Scotland's end of the Giant's Causeway

Fingal's Cave on the isle of Staffa has inspired legend, overtures, paintings and even psychedelic rock over the years .

Monday, 7th May 2018, 7:03 pm
Updated Monday, 7th May 2018, 7:10 pm
Fingal's Cave on Staffa was formed at the same time as the Giant's Causeway in Antrim, Northern Ireland. PIC: Magnus Hagdorn/Flickr/Creative Commons.
Fingal's Cave on Staffa was formed at the same time as the Giant's Causeway in Antrim, Northern Ireland. PIC: Magnus Hagdorn/Flickr/Creative Commons.

The stunning natural wonder was formed by the same type of lava that created the Giant’s Causeway in Country Antrim between 50 and 60 million years ago.

The cave named was named after James Macpherson’s 18th Century epic poem Fingal, which was inspired by the legend of Irish chief Fionn mac Cumhail who is said to have built Giant’s Causeway to reach his great foe over the Irish Sea.

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The roots of the connection between the Giant’s Causeway and Fingal’s Cave go back much further that the poem, however.

Both geological wonders were created up to 60m years ago by the same Paleocene lava flow and share the same stunning hexagonally joined basalt pillars.

According to local experts Staffa Tours, the columns of rock at both Giant’s Causeway and Fingal’s Cave were laid down at the same time.

Fingal’s Cave was formed when pressure forced open a crack, which was further moulded by violent waves striking Staffa over thousands of years ago.

The natural wonder of the cave has inspired and enthralled over centuries.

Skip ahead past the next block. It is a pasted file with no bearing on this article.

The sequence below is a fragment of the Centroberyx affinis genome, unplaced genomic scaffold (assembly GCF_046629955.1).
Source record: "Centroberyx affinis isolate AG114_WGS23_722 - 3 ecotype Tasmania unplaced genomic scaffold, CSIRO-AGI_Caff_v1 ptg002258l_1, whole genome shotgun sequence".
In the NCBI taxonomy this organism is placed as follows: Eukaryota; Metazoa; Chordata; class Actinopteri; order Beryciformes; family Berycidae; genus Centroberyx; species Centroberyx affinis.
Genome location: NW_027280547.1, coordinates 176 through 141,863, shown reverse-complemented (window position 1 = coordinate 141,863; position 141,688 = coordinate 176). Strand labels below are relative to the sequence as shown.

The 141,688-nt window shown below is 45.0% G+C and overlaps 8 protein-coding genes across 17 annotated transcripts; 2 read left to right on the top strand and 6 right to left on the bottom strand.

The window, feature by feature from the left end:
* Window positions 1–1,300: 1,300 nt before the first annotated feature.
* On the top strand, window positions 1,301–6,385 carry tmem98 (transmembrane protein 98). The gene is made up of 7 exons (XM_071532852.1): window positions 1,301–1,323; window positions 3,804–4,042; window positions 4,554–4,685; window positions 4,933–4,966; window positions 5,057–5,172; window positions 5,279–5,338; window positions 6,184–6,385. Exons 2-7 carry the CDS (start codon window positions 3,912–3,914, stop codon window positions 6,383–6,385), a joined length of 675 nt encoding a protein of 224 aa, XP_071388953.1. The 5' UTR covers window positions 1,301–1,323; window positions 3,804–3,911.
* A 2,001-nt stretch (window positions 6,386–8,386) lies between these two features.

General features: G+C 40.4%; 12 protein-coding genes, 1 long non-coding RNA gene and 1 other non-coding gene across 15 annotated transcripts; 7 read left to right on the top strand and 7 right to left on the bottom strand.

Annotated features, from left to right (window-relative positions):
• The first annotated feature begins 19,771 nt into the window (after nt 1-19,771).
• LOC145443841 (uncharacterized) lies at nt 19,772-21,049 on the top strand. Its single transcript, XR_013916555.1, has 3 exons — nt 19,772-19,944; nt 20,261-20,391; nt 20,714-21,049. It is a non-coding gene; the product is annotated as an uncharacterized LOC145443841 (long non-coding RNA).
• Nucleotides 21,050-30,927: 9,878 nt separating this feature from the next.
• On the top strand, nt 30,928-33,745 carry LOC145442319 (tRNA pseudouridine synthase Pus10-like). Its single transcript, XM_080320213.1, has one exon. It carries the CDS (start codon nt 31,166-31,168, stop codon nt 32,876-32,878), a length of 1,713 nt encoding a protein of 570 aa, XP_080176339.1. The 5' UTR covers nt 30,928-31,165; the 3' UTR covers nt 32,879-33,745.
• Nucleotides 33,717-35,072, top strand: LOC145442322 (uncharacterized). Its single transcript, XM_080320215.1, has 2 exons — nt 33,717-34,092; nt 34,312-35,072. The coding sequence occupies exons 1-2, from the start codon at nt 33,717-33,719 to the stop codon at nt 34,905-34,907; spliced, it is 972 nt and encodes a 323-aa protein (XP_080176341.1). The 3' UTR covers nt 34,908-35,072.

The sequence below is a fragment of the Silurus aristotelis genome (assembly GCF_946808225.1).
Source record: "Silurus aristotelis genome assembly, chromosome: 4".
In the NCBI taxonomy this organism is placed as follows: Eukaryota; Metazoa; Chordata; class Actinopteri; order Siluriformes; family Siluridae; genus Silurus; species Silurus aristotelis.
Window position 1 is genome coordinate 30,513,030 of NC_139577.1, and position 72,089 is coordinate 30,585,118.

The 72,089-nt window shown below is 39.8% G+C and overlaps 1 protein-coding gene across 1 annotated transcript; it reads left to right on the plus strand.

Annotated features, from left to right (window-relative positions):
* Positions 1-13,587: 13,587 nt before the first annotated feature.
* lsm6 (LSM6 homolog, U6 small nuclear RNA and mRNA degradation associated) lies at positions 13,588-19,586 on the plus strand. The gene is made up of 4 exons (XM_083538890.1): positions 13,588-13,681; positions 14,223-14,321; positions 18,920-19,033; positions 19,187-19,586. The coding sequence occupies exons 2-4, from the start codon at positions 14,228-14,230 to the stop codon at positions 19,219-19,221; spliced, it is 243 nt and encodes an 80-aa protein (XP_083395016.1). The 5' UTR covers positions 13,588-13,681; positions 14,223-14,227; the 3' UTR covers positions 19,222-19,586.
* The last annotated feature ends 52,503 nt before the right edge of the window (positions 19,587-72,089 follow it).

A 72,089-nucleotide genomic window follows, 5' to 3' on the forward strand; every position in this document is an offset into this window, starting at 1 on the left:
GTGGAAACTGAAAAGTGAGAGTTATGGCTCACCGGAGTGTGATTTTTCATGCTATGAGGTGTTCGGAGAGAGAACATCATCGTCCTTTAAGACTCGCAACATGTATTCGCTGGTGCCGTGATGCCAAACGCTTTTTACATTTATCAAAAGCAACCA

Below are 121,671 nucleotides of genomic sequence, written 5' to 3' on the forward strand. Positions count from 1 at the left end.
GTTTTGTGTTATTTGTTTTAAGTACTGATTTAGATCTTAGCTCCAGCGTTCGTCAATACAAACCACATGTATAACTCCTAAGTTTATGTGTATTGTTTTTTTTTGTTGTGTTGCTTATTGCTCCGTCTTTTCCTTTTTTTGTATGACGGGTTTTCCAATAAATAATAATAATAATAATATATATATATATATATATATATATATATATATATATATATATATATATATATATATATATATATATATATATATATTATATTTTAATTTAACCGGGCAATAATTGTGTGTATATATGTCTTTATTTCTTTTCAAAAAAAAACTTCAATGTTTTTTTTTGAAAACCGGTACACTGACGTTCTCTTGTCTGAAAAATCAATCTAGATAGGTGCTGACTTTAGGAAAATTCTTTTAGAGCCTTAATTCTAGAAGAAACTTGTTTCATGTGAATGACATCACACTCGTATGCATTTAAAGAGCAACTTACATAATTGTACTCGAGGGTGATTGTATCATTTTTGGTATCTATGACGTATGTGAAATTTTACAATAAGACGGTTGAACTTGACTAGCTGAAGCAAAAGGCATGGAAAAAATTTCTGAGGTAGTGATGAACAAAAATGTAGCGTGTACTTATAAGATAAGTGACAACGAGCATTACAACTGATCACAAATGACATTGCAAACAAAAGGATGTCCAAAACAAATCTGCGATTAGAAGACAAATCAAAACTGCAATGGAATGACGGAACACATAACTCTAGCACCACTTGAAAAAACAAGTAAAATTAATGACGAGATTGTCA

Its natural acoustics amplify the sounds of the waves with its arched roof earning the cave the Gaelic name ‘Uamh-Binn’ - or the cave of melody.

Composer Felix Mendelssohn visited the cave in 1829 while on a tour of Scotland and completed his Hebrides Overture, which is also known as Fingal’s Cave, the following year.

The work helped the landmark become a tourist destination with famous visitors including Sir Walter Scott, Keats, Turner, Queen Victoria and Prince Albert, Prince William of Orange, William Wordsworth, Jules Verne and Robert Louis Stevenson.

Tourist also flocked there during the Victoria era when cruises to the Western Isles grew increasingly popular.

A report in The Scotsman on Friday, September 6, 1872, notes how new railings and wire ropes had been instealled at the cave to allow the “most timid to tread with confidence” over the uneven pillars.

The correspondent added: “In my long experience of visiting Staffa, I never witnesses a more interesting sight that was presented today by nearly 100 ladies and gentlemen congregated along the side of this wonderful Temple of Nature, where with much effect the National Anthem and other popular airs were sung.

The cave was also mentioned in one of Pink Floyd’s early songs, written for the film Zabriskie Point, but was not used.

Sir Walter Scott described the cave as “one of the most extraordinary places I ever beheld” which baffled description.

The National Trust for Scotland was gifted Staffa in 1986 by New York advertising executive Jock Elliot.

He bought the island for his wife’s 60th birthday and she owned if for only a few days before handing it over to the charity.